2269) Why I Like Nicodemus (part one of three)


Nicodemus Came to Jesus by Night…


John 3:1-17  —  Now there was a Pharisee, a man named Nicodemus who was a member of the Jewish ruling council.  He came to Jesus at night and said, “Rabbi, we know that you are a teacher who has come from God, for no one could perform the signs you are doing if God were not with him.”  Jesus replied, “Very truly I tell you, no one can see the kingdom of God unless they are born again.”  “How can someone be born when they are old?” Nicodemus asked. “Surely they cannot enter a second time into their mother’s womb to be born!”  Jesus answered, “Very truly I tell you, no one can enter the kingdom of God unless they are born of water and the Spirit.  Flesh gives birth to flesh, but the Spirit gives birth to spirit.  You should not be surprised at my saying, ‘You must be born again.’  The wind blows wherever it pleases.  You hear its sound, but you cannot tell where it comes from or where it is going.  So it is with everyone born of the Spirit.”  “How can this be?” Nicodemus asked.  “You are Israel’s teacher,” said Jesus, “and do you not understand these things?  Very truly I tell you, we speak of what we know, and we testify to what we have seen, but still you people do not accept our testimony.  I have spoken to you of earthly things and you do not believe; how then will you believe if I speak of heavenly things?  No one has ever gone into heaven except the one who came from heaven—the Son of Man.   Just as Moses lifted up the snake in the wilderness, so the Son of Man must be lifted up, that everyone who believes may have eternal life in him.  For God so loved the world that he gave his one and only Son, that whoever believes in him shall not perish but have eternal life.  For God did not send his Son into the world to condemn the world, but to save the world through him.”


     One of my favorite people in the Bible is Nicodemus.  I am drawn to Nicodemus because I am like him in so many ways.  He is a teacher, says verse 10, and I also like to teach.   Teaching is a big part of one’s work as a pastor.  And, Nicodemus is part of the religious establishment; a member of the Jewish ruling council, says verse one, and therefore, probably a rabbi, or, as we would say today, a clergyman.  I too am a clergyman, and tightly bound to the religious establishment by my education, my letter of call, my job, and by my health insurance and pension plan.  Not only that, but I am also like Nicodemus because I am on the conservative end of the theological spectrum, and so was he.  Nicodemus was a Pharisee, and of the two major factions of Jews in Jesus’ day, the Sadducees were the liberals and the Pharisees were the conservatives.  Nicodemus was a Pharisee, and therefore a conservative, and so am I.  So how could I not like Nicodemus?

     There is one other aspect of Nicodemus that I want to have within myself, a way I want to be like him.   And that is, he was open-minded.  He was open to looking at new things in a new way.   This can be a problem for conservatives.  The word conservative comes from the word ‘conservare,’which means ‘save, preserve, or guard.’  Conservatives want to guard and preserve the wisdom of the past.  We are not apt to pursue every fad and not likely to jump on every bandwagon that happens to be going by.  We want our lives be guided by the faith and wisdom of the ages, rather than by whoever is on the cover of this week’s People magazine.  I believe that wisdom that has stood the test of time is far better than trying something new every week.  When I was growing up in the late 1960’s and early 70’s we were told by the ‘new wisdom’ that drugs were cool, soldiers were bad, cops were pigs, down with the establishment, and don’t trust anyone over 30.  How silly that all sounds now.  Conservatives don’t fall for such nonsense.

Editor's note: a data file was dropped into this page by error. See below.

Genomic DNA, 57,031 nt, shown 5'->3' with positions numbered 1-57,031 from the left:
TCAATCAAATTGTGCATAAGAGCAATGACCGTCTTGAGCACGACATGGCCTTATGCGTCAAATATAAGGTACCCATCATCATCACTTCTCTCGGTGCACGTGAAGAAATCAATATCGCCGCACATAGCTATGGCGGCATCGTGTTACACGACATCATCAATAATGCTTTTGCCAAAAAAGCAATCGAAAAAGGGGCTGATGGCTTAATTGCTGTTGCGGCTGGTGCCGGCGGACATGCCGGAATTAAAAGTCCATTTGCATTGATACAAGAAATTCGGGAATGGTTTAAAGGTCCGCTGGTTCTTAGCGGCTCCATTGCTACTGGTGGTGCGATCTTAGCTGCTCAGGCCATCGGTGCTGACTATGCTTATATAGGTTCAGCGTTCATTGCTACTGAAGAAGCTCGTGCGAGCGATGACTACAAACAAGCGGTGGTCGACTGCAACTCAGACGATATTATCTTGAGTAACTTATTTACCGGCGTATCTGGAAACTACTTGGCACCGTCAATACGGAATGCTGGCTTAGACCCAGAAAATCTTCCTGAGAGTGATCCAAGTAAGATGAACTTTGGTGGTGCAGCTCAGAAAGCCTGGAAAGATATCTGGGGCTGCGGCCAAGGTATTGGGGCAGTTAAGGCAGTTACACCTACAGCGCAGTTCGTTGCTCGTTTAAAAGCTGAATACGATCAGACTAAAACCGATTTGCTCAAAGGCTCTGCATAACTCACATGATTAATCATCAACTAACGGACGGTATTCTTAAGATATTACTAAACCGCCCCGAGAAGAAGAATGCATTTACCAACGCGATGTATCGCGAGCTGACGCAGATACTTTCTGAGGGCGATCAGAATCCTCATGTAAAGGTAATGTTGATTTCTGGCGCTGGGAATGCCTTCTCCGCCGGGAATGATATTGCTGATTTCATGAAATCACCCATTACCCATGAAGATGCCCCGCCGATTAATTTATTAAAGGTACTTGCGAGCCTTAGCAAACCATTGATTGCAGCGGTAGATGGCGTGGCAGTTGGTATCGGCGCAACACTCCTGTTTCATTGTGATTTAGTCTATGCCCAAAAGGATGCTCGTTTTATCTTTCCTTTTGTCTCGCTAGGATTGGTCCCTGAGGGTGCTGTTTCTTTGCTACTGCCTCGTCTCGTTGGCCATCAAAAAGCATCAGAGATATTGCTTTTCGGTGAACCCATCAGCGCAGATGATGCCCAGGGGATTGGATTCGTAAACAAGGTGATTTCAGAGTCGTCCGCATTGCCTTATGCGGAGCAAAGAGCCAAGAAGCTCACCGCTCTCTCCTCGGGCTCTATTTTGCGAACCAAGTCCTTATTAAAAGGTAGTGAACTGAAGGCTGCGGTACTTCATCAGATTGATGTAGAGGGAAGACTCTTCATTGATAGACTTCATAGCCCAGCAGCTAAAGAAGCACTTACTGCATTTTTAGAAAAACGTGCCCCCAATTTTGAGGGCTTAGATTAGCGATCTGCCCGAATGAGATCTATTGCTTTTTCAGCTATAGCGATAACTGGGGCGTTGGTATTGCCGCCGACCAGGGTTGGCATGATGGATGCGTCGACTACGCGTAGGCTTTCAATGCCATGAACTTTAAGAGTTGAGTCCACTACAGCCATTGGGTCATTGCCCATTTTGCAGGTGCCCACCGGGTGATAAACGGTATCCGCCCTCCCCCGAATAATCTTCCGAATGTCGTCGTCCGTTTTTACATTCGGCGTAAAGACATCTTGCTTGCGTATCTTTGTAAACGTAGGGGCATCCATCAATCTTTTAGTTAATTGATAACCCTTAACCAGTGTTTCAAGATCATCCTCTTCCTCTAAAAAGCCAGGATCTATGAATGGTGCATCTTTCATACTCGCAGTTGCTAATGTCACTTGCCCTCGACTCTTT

But conservatives have to be careful.  They can have tendency towards being close-minded.  Preserving the wisdom of past traditions is usually wise, but not always.   Not all traditions are good, and sometimes they must change.  The 1960’s were a crazy time in this country, but it was also the decade of the civil rights movement.  That was a good and righteous movement that changed many old and wicked traditions and beliefs; and one that was opposed by many conservatives to their shame.  A conservative has to work at being open-minded.

     That is another reason I like Nicodemus.  While most of his other conservative Pharisee colleagues were immediately opposed to these new teachings taught by this new prophet with all his new ideas, Nicodemus was open-minded enough to come and meet with Jesus in person and find out for himself.  The conservative Pharisees did not like Jesus.  He was teaching too many new things.  The liberal Sadducees did not like Jesus either.  Jesus always wanted to talk about eternal life, and they believed themselves to be too sophisticated to believe in that.  But liberals, to their credit, are usually more apt to let everyone have their say (although that is less common today among liberals than in the past).  And so the most vehement opposition to Jesus came from the Pharisees, afraid as they were of anything new that might upset the social order.  But Nicodemus was open-minded enough to want to hear more.  (continued…)